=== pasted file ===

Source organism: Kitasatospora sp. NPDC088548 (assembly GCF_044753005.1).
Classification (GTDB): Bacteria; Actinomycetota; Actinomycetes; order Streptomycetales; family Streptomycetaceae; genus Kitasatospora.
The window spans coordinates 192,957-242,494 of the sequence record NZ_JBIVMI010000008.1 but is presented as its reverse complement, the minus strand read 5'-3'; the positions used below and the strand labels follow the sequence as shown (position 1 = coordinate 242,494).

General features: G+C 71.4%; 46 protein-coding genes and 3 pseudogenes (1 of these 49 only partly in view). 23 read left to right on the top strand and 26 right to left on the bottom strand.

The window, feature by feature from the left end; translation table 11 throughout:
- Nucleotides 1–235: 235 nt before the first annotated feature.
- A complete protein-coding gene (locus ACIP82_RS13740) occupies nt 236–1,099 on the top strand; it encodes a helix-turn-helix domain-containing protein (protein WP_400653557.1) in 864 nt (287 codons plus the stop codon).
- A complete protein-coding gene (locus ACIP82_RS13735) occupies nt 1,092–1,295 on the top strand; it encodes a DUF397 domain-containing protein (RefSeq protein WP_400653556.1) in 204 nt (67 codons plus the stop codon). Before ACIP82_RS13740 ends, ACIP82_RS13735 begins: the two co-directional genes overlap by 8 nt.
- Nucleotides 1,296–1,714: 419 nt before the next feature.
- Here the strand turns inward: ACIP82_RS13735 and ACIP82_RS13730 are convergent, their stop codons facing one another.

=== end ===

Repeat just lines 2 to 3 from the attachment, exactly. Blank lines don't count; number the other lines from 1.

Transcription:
Classification (GTDB): Bacteria; Actinomycetota; Actinomycetes; order Streptomycetales; family Streptomycetaceae; genus Kitasatospora.
The window spans coordinates 192,957-242,494 of the sequence record NZ_JBIVMI010000008.1 but is presented as its reverse complement, the minus strand read 5'-3'; the positions used below and the strand labels follow the sequence as shown (position 1 = coordinate 242,494).